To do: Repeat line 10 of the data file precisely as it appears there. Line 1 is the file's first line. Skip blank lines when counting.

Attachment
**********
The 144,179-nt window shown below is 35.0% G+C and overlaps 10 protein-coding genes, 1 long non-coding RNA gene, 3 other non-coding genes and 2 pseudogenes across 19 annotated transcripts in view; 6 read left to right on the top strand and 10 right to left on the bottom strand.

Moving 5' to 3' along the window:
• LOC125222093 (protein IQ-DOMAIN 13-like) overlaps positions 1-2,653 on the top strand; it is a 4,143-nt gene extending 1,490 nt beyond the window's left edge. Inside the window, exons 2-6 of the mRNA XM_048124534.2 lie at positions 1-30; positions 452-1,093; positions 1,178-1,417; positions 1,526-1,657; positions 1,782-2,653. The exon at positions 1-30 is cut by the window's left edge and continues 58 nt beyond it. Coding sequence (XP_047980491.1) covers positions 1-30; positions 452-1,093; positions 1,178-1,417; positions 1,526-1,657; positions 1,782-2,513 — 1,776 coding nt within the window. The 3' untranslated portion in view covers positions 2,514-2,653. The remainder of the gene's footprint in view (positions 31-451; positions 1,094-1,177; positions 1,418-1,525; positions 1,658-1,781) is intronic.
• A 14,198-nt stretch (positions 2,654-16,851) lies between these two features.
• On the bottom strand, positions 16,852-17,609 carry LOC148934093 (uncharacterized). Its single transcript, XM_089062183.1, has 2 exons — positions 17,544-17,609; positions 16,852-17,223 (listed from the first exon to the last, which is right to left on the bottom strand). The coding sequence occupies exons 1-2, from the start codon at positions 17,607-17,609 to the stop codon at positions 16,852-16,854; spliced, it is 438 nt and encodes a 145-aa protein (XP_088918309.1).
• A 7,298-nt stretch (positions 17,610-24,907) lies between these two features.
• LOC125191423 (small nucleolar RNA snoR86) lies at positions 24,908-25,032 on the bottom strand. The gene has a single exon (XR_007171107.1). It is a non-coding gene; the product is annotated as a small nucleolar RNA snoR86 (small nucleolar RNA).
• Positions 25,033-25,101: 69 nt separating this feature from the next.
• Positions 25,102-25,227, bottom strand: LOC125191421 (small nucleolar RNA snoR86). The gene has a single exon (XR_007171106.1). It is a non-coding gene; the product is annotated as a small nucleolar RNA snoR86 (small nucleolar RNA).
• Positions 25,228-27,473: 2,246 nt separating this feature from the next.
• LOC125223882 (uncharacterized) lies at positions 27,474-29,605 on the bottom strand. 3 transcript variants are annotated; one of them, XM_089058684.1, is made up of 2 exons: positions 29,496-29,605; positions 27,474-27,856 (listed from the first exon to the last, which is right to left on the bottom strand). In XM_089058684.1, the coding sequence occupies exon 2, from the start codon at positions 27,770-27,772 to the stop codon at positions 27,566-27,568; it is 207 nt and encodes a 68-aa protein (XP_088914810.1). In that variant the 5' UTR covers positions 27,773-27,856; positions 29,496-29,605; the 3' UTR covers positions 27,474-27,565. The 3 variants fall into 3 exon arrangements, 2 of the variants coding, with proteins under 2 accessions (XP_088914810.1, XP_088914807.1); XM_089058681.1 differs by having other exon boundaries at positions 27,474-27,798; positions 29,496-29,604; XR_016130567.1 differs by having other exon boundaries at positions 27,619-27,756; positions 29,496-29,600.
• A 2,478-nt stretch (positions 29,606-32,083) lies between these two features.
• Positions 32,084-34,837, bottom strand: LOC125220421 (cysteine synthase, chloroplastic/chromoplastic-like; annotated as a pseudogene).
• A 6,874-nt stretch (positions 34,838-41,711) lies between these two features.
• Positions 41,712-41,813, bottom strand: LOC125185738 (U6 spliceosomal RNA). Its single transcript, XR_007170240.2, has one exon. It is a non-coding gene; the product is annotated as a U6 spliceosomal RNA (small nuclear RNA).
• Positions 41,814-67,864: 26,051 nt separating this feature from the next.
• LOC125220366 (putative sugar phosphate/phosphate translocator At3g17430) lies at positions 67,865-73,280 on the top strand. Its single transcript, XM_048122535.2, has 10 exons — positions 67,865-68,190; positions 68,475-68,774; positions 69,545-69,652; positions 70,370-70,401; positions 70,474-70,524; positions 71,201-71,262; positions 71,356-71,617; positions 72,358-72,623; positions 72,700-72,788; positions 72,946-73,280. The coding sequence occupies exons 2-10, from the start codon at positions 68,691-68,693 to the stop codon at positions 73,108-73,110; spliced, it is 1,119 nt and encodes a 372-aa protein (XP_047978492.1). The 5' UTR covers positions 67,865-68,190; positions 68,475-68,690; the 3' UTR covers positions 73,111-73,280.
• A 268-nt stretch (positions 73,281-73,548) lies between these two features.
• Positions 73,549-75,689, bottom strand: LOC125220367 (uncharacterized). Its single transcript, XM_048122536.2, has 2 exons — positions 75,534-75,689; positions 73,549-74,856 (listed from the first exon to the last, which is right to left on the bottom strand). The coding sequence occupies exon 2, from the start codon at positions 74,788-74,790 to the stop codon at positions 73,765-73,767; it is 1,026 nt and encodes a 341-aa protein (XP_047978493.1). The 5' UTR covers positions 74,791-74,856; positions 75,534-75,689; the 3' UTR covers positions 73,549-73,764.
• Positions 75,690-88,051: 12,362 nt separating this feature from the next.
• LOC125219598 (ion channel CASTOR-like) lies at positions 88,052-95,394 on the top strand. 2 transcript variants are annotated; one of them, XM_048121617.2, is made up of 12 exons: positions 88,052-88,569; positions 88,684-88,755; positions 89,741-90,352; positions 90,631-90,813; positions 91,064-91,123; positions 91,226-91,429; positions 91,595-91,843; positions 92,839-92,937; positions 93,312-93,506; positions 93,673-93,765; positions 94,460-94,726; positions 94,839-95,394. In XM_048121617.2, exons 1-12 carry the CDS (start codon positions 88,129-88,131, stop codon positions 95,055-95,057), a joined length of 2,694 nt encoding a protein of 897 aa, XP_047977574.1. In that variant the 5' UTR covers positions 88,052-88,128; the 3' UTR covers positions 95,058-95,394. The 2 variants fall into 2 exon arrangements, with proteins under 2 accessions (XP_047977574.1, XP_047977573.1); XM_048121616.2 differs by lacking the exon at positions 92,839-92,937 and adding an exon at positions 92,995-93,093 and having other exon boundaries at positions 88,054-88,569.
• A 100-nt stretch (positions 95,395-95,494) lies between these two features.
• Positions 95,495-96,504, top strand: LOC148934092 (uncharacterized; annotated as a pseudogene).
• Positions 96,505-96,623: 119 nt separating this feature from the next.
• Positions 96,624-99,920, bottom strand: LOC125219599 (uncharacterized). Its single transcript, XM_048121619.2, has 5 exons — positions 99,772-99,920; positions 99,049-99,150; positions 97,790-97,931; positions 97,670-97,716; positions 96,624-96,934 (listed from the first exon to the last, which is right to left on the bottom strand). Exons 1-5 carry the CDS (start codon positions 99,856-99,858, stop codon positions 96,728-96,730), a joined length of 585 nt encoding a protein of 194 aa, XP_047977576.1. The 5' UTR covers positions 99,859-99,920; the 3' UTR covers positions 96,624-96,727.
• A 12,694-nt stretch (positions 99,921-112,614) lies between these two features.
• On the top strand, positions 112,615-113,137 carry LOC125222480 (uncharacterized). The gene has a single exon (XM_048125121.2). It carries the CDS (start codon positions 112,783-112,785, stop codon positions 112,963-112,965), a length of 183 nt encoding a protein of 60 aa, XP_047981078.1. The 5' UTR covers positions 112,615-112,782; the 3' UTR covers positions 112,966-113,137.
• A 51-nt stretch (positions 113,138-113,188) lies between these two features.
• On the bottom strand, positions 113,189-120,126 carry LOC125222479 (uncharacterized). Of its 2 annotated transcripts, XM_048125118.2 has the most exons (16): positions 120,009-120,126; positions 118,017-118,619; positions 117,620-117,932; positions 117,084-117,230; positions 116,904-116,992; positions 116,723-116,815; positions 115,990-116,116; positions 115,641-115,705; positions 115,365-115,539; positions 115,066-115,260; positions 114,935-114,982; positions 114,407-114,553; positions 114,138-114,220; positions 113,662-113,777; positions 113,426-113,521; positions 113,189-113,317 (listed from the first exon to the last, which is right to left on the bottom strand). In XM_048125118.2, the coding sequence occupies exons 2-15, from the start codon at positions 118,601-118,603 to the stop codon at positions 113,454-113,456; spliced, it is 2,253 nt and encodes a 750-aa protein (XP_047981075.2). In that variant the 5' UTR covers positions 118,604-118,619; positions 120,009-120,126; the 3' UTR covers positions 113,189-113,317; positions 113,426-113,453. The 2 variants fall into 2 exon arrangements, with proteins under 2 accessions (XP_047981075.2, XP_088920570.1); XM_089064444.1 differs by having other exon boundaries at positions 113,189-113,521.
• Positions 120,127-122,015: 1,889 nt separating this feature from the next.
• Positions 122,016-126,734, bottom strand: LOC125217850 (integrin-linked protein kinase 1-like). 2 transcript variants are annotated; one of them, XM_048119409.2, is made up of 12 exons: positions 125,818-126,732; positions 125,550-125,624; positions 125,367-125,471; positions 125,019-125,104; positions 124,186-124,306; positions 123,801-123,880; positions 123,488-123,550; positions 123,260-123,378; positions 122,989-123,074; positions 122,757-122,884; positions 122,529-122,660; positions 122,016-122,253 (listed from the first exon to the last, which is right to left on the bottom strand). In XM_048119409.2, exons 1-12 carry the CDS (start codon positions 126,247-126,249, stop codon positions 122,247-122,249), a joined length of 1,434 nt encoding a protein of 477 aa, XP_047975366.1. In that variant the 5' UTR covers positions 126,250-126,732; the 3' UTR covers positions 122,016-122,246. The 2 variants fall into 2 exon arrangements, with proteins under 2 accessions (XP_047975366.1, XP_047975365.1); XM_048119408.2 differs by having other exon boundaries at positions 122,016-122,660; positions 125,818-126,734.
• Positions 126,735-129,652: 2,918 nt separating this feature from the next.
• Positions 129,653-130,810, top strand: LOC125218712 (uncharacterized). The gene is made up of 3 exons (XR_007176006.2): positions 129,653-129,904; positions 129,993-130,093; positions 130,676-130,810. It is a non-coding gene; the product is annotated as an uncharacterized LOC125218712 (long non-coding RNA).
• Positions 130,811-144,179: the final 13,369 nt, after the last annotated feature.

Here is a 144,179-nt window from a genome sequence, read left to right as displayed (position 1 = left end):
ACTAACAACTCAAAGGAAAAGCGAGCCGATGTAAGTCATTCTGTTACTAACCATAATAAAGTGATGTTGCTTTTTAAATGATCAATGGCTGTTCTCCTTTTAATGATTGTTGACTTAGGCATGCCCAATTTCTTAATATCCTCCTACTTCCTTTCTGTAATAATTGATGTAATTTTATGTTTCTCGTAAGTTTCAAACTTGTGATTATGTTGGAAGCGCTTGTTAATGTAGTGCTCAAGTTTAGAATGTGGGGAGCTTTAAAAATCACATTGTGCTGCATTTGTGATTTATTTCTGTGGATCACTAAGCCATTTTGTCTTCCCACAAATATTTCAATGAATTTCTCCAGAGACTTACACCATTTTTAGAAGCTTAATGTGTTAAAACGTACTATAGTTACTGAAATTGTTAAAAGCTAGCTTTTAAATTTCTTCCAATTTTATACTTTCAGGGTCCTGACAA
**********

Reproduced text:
• Positions 25,228-27,473: 2,246 nt separating this feature from the next.